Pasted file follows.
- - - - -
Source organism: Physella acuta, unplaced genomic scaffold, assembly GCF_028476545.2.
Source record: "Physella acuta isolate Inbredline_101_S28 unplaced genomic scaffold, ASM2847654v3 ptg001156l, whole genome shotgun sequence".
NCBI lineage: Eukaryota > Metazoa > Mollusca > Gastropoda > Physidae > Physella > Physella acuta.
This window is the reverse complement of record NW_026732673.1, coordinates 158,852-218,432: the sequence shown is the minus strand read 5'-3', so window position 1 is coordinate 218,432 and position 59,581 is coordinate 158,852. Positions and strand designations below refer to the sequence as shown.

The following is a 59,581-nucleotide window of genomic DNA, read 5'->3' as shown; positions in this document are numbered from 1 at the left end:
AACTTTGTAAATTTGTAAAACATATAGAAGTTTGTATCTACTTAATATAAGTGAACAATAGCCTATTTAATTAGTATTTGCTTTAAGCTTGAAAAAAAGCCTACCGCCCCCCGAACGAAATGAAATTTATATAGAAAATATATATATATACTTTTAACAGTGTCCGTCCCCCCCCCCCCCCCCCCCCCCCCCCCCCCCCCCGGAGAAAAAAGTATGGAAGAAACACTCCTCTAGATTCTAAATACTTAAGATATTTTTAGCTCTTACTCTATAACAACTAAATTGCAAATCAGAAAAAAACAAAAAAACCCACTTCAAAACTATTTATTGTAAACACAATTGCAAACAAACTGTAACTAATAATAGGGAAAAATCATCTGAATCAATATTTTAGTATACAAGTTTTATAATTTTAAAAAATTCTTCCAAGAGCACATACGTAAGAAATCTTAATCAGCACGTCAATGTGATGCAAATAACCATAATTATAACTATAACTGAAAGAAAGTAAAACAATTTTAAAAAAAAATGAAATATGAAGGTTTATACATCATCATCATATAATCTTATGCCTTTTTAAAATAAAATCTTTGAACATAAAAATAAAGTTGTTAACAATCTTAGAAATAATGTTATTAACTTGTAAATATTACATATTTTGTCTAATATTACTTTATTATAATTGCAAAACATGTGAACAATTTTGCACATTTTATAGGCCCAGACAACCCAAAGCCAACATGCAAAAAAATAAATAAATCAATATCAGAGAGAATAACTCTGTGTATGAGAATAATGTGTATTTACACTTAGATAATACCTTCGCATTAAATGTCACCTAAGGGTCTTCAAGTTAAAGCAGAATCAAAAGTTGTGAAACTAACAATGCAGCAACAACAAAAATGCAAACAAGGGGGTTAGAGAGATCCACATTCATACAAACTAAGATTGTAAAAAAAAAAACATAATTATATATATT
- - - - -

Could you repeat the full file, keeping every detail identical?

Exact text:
Source organism: Physella acuta, unplaced genomic scaffold, assembly GCF_028476545.2.
Source record: "Physella acuta isolate Inbredline_101_S28 unplaced genomic scaffold, ASM2847654v3 ptg001156l, whole genome shotgun sequence".
NCBI lineage: Eukaryota > Metazoa > Mollusca > Gastropoda > Physidae > Physella > Physella acuta.
This window is the reverse complement of record NW_026732673.1, coordinates 158,852-218,432: the sequence shown is the minus strand read 5'-3', so window position 1 is coordinate 218,432 and position 59,581 is coordinate 158,852. Positions and strand designations below refer to the sequence as shown.

The following is a 59,581-nucleotide window of genomic DNA, read 5'->3' as shown; positions in this document are numbered from 1 at the left end:
AACTTTGTAAATTTGTAAAACATATAGAAGTTTGTATCTACTTAATATAAGTGAACAATAGCCTATTTAATTAGTATTTGCTTTAAGCTTGAAAAAAAGCCTACCGCCCCCCGAACGAAATGAAATTTATATAGAAAATATATATATATACTTTTAACAGTGTCCGTCCCCCCCCCCCCCCCCCCCCCCCCCCCCCCCCCCGGAGAAAAAAGTATGGAAGAAACACTCCTCTAGATTCTAAATACTTAAGATATTTTTAGCTCTTACTCTATAACAACTAAATTGCAAATCAGAAAAAAACAAAAAAACCCACTTCAAAACTATTTATTGTAAACACAATTGCAAACAAACTGTAACTAATAATAGGGAAAAATCATCTGAATCAATATTTTAGTATACAAGTTTTATAATTTTAAAAAATTCTTCCAAGAGCACATACGTAAGAAATCTTAATCAGCACGTCAATGTGATGCAAATAACCATAATTATAACTATAACTGAAAGAAAGTAAAACAATTTTAAAAAAAAATGAAATATGAAGGTTTATACATCATCATCATATAATCTTATGCCTTTTTAAAATAAAATCTTTGAACATAAAAATAAAGTTGTTAACAATCTTAGAAATAATGTTATTAACTTGTAAATATTACATATTTTGTCTAATATTACTTTATTATAATTGCAAAACATGTGAACAATTTTGCACATTTTATAGGCCCAGACAACCCAAAGCCAACATGCAAAAAAATAAATAAATCAATATCAGAGAGAATAACTCTGTGTATGAGAATAATGTGTATTTACACTTAGATAATACCTTCGCATTAAATGTCACCTAAGGGTCTTCAAGTTAAAGCAGAATCAAAAGTTGTGAAACTAACAATGCAGCAACAACAAAAATGCAAACAAGGGGGTTAGAGAGATCCACATTCATACAAACTAAGATTGTAAAAAAAAAAACATAATTATATATATT